What Belmont Stakes Taught Me About Preppy Fashion
Remember when preppy fashion was cool? I'm talking back in say 2005, when nothing seemed to go better with green than pink, no collar seemed wearable unless it was popped, no shoes seemed to look cooler than a pair of boat shoes. Now, in 2015, just writing such outfit descriptions make me cringe a bit. Not just because such clothes remind me of a distinctly awkward high school existence, but also because in retrospect it all just seems so blatantly uncool.
Certainly this happens with any fashion trend — I'm sure teenagers now will have the same things to say about whatever style is cool these days. Yet still, there was a certain assuredness to preppiness that, looking back 10 years later makes it all the more obnoxious.
Solace remained, however, in the fact that preppiness appeared to have gone the way of Razor phones and Marissa Cooper (may she rest in teen melodrama peace). Save for the occasional frat bro, it's been years since I've seen prep out in the wild. But after a trip to Belmont Stakes last weekend, all calmness was lost.
Despite signs pointing to the contrary, preppy is still very much a thing — not necessarily a bad thing, but a thing nonetheless. What does "preppy" mean in 2015? Why does it matter? Who even cares? Curious, I took to some serious observation — something that lead to a subsequent investigation — and later a few realizations concerning prep in 2015.
Perhaps the most shocking thing about the prep I observed at Belmont Stakes was the utter lack of evolution from the prep I knew back in my high school days. Ultimately, the prep uniform remained unchanged. For men, there were boat shoes and bow ties galore; for women, it was still all about a tailored dress and bright floral prints. Again, not necessarily a bad thing, just not my thing.
And I think that's the biggest problem here. I don't want to get too far ahead of myself, but after a bit of consideration, I realized my issue with prep is the fact that it once used to so be my thing, and now nothing could be further from the truth. I used to rock a popped collar and tennis skirt better than anyone, yet now I could never imagine wearing such an ensemble.
We all go through style evolutions, and like any blast from the past, living through such an inescapable reminder of how you used to be isn't always the most fun. For me, preppy clothes signify an awkward teenager trying to fit in, even though deep down, she never really liked those pastel pink seersucker shorts the popular girl complimented her on.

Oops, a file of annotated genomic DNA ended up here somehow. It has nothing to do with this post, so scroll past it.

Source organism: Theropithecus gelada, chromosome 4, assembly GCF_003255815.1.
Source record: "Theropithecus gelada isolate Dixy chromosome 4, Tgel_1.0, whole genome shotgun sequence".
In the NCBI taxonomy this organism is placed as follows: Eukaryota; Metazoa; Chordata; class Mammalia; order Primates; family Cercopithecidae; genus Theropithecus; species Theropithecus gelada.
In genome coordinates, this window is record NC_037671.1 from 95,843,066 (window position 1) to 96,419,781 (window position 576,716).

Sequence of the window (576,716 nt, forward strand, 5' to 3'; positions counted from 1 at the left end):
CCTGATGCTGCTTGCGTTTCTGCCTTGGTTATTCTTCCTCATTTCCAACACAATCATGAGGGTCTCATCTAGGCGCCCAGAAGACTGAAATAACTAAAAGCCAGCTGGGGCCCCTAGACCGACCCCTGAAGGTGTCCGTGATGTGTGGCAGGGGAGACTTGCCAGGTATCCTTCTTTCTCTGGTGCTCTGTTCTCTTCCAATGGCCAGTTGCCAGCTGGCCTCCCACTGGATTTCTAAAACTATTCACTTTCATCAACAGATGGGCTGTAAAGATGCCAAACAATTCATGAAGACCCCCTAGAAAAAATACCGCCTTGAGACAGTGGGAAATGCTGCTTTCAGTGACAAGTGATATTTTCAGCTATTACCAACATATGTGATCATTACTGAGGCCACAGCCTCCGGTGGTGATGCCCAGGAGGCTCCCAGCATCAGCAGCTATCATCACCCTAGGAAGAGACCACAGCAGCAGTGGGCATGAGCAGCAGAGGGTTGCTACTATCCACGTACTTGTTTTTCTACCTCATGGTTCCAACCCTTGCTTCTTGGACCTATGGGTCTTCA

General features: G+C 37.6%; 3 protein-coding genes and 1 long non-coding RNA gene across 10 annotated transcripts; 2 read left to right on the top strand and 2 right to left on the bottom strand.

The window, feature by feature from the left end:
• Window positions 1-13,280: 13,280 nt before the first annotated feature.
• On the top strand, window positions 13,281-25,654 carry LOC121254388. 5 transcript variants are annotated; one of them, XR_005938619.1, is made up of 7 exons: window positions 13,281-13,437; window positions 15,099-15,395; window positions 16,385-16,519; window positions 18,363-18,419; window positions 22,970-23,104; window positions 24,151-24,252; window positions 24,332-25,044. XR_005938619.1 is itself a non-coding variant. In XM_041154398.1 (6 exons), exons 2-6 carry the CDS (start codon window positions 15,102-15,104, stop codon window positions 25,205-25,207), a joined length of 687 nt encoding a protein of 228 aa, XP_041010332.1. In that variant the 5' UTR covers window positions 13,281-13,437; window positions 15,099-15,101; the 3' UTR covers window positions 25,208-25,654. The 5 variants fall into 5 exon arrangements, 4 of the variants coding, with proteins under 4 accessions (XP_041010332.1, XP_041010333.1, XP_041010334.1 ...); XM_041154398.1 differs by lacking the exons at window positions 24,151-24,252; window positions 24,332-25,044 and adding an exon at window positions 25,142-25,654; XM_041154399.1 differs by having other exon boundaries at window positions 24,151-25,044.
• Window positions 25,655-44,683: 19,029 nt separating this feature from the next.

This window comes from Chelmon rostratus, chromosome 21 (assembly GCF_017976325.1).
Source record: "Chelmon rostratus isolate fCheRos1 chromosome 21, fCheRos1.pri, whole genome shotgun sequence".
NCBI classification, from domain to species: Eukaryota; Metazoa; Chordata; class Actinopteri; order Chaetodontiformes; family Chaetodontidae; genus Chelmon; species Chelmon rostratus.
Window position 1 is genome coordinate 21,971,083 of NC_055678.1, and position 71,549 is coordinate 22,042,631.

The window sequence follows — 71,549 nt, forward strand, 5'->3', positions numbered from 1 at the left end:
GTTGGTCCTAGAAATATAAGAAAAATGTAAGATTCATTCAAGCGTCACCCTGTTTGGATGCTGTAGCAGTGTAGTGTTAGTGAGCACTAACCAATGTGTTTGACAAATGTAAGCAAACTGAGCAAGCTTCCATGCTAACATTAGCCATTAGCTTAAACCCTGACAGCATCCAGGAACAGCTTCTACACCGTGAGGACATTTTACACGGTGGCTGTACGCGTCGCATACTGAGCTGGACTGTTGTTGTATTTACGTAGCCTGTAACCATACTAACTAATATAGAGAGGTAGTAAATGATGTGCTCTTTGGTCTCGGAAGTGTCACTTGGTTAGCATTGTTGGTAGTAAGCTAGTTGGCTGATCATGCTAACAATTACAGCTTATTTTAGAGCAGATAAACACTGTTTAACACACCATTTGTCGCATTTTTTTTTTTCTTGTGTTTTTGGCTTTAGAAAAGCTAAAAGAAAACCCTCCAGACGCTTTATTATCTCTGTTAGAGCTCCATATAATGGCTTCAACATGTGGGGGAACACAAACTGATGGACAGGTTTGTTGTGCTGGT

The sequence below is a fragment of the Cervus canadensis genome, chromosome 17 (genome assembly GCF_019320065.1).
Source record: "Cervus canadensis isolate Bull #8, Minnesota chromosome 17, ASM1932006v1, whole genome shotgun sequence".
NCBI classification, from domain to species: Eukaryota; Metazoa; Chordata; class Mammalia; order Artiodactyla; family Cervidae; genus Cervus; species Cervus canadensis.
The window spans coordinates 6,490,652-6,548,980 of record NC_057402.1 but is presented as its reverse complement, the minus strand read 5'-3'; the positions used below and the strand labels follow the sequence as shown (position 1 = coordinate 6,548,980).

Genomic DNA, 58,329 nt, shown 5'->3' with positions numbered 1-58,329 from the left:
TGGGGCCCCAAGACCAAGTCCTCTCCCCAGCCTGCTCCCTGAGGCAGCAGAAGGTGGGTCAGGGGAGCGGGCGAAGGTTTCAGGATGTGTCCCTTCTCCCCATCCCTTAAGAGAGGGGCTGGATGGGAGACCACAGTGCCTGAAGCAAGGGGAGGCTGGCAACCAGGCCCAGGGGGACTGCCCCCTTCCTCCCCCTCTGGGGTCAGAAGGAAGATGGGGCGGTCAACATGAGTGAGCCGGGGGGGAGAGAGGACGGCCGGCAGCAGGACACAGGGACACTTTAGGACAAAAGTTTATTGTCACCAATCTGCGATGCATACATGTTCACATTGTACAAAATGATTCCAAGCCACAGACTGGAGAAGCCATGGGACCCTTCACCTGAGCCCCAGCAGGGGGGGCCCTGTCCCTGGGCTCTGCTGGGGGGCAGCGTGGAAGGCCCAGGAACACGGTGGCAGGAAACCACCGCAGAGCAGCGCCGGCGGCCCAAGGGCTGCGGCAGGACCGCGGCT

But I Thought We Moved On?
Moreover, I was under the impression that my modern-day disdain for the style was somewhat widespread. I thought that like me, the majority of Americans stopped wearing this stuff a while ago. No one that I knew really associated with the casual prep style so popular a few years back — so I figured we all finally moved on.
But, the 90,000 capacity crowd at Belmont proved me dead wrong. Everywhere I turned, there was another person dressed in all out Chuck Bass levels of prep. We're talking bow ties, blazers, salmon shorts, tweed dresses (even though the race is in June), pearl necklaces, and floppy hats. So even if you and I moved on, a great deal of Americans out there certainly still love the style.
It would be hypocritical of me to judge a style for "being too judgmental," so as hard as it is for me to admit it, I guess prep isn't entirely terrible. Like most fashion, the style itself has some hefty social implications, presenting issues commented on throughout a wide variety of pop culture channels (books, tv, music). Preppiness is the country club aesthetic; it's meant to either look or actually be quite expensive. As gross as it may be, money plays a role in the look — there's no way around it.
However, without getting too deep into the social commentary, the look itself can be quite cool, especially when it's executed as thoroughly as it was at Belmont Stakes. There's something to be said of anyone who embraces a single style to such extremes. To know yourself and your style so distinctly is undeniably admirable, even if that style is one that many people don't wear anymore.
And in this way, preppiness has sort of transformed into perhaps one of the most — if not the most — alternative looks. At least in 2015, when hipsterism reigns supreme. Everyone is dressing in flannels and Dr. Martens, but not too many people are in cardigans and Sperry's.
Images: Getty; Giphy